Tom McCarthy’s “Win Win” (Fox), starring Paul Giamatti as small-town lawyer and family man, is a small film from with a big heart. Which sounds like a promotional cliché but it’s true in the case of this low-key family comedy, a compassionate portrait of fallible people trying to do their best under pressure. This film’s idea of winning skips the feel-good fantasy and delivers an story that feels honest and earned. Videodrone’s pick of the week.
Jodie Foster’s “The Beaver” (Summit), starring Mel Gibson as a suicidally depressed man who finds strength through a hand puppet, had the bad luck to be a hard-sell drama with black comedy and a leading man with a rocky reputation. And “Henry’s Crime” (Fox), an indie caper comedy with Keanu Reeves, Vera Farmiga and James Caan, never quite comes to life (MSN film critic James Rocchi complains that it “dawdles when you want it to jump, skips when you want it to sizzle”).
“Road to Nowhere” (Monterey) is Monte Hellman’s first feature in 21 years and it’s as dense, enigmatic and challenging as his early masterpieces, “The Shooting” and “Two-Lane Blacktop,” a film about the making of a film where the layers of reality blur and merge in the most fascinating ways. The 79-year-old rebel brings a whole new beauty to digital photography. Videodrone’s review is here.
The films of South Korean director Lee Chang-dong have won acclaim and awards all over the world for their intelligence, compassion and emotional power. This week his two most celebrated films arrive on DVD and Blu-ray: “Secret Sunshine” (Criterion), a devastating drama of anger and grace that won the Best Actress award at Cannes 2007, and the sublime “Poetry” (Kino), which earned Lee the Best Screenplay award at Cannes 2010. Videodrone reviews both here.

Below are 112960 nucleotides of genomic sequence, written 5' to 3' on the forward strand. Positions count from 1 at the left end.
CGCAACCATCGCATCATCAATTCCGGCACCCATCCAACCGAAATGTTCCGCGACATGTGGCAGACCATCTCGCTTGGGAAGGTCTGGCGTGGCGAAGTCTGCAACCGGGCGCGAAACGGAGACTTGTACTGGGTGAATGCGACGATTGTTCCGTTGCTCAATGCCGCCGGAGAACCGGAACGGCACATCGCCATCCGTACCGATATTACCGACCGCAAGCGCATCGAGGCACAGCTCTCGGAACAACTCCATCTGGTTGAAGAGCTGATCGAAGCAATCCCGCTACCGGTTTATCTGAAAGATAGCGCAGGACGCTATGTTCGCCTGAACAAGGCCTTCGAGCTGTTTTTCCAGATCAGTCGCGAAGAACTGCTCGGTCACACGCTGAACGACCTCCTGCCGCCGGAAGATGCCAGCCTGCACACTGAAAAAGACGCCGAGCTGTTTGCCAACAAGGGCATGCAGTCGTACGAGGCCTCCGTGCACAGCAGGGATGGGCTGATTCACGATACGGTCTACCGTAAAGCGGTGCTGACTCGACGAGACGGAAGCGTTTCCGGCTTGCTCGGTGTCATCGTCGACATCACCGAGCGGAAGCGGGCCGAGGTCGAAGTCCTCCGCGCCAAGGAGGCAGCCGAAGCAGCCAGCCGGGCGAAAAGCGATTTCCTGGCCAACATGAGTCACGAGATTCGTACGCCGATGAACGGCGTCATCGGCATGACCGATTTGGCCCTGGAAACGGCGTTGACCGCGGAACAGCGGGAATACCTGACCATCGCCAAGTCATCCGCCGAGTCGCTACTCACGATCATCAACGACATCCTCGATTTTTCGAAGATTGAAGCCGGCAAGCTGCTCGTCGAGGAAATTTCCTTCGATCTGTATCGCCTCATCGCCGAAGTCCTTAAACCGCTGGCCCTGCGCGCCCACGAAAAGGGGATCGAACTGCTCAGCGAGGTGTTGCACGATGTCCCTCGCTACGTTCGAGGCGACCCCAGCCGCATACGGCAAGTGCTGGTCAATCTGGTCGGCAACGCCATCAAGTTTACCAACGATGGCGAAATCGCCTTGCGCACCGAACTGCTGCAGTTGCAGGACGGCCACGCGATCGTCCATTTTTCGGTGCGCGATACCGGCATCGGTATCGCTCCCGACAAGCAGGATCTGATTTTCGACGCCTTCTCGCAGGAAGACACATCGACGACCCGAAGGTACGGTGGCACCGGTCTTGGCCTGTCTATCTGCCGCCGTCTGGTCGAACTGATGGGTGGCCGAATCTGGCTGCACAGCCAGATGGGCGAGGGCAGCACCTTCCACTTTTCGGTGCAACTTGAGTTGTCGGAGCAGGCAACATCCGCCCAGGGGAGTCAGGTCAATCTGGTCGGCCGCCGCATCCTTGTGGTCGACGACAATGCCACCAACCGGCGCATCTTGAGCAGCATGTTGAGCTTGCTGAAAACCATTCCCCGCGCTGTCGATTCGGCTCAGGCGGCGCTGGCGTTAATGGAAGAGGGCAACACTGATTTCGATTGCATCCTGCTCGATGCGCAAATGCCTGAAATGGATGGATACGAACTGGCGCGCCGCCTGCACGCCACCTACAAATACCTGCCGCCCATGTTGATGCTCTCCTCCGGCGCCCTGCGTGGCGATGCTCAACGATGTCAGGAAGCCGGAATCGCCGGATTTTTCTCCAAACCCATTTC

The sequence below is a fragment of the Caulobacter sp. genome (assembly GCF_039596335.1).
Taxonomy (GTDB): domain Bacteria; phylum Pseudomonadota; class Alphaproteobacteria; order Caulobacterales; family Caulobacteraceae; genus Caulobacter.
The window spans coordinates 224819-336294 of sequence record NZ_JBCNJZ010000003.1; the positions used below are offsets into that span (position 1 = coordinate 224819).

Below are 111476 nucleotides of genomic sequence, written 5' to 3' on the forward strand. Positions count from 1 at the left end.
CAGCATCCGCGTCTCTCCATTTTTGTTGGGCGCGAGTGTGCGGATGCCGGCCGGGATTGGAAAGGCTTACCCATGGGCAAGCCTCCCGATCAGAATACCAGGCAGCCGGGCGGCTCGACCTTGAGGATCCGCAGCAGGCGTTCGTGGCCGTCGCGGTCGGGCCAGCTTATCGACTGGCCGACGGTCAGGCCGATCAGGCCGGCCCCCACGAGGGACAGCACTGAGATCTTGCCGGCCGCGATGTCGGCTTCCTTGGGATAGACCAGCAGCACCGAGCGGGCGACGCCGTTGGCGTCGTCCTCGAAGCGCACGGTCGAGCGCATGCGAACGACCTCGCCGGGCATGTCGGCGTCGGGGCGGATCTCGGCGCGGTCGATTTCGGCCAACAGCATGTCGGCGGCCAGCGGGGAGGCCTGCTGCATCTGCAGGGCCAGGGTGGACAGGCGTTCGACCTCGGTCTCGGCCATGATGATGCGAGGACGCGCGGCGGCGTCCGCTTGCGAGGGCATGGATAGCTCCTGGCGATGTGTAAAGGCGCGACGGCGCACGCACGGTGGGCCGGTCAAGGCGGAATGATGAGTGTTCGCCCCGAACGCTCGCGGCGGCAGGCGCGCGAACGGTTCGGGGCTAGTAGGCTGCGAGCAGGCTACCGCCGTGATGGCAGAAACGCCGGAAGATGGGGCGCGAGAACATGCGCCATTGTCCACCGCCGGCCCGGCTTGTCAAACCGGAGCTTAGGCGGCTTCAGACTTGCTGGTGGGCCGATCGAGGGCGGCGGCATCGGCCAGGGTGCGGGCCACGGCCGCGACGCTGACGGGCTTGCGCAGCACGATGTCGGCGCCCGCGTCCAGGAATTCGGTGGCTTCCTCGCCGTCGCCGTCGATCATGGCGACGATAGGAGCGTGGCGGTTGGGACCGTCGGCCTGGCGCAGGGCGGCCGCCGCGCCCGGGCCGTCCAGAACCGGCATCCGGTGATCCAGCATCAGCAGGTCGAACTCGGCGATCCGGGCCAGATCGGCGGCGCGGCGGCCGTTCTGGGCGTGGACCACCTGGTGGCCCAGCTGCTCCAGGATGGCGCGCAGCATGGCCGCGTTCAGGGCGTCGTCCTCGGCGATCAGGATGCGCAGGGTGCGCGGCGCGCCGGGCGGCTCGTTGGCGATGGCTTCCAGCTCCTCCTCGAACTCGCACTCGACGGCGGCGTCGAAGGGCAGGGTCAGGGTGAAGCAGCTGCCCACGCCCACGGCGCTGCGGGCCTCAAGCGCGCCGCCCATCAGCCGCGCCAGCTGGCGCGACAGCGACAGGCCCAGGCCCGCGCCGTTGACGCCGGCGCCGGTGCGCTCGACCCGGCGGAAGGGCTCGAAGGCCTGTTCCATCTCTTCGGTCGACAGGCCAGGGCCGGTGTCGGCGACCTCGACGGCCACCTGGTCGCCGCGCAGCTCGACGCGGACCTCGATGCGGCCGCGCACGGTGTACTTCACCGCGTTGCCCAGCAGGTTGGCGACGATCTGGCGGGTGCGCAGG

Plus Morgan Spurlock has fun with product placement in “Pom Wonderful Presents: The Greatest Movie Ever Sold” (Sony), Jackie Chan is the hapless “Little Big Soldier” (Well Go USA), Jason Statham goes on an action “Blitz” (Millennium) and Norway reveals its greatest secret in “Troll Hunter” (Magnolia).
TV on DVD:
“The Event: The Complete Series” (Universal), the latest attempt to replicate the cosmic mystery and labyrinthine plotting of “Lost,” did not quite turn out to be the event that NBC had hoped, and even after a mid-season adjustment, the epic alien invasion conspiracy thriller with the breakneck plotting momentum was cancelled after a single season (thus the subtitle “The Complete Series”). Videodrone explores the conspiracy here.
The best and the brightest are back to fight crime in the military-centered crime shows “NCIS: The Eighth Season” (Paramount), with Mark Harmon leading the a colorful team of naval investigators on the East Coast, and “NCIS Los Angeles: The Second Season” (Paramount), with Chris O’Donnell and LL Cool J chasing bad guys in the California sun. Videodrone enlists here.
Cool, Classic and Cult:
“The Warped World Of Koreyoshi Kurahara (Eclipse Series 28)” (Criterion) is an introduction to another of the lively directors who flourished making crime thrillers, youth dramas and other genre films as the new blood hit the studios starting in the late 1950s. This set, from Criterion’s budget-minded line, presents five jumped-up genre pictures made for Nikkatsu through the 1960s by Koreyoshi Kurahara. Videodrone reviews them here.
“Sword and Sorcery Collection” (Shout! Factory) boxes up four previously-released films from the Roger Corman version of the sword and sandal genre, which includes heaping scoops of nudity. Plus direct-to-DVD animated features “Phineas and Ferb The Movie: Across the 2nd Dimension” (Disney) and “Tom and Jerry & the Wizard of Oz” (Warner).
The DVD editions came out in June. Now “The Women in Cages Collection” (Shout! Factory), a collection of three Roger Corman-produced exploitation films of the seventies starring Pam Grier, debuts on Blu-ray. Videodrone’s review is here.
“Swingers” (Lionsgate), the 1996 indie hit that launched the careers of Doug Liman, John Favreau (who wrote the script just to get a good role) and Vince Vaughn, gets its high-def debut. That is so money, baby. Videodrone gets in the swing here. Also from the Miramax imprint is “Rounders” (Lionsgate), with Matt Damon and Edward Norton, and “Hostage” (Lionsgate), with Bruce Willis.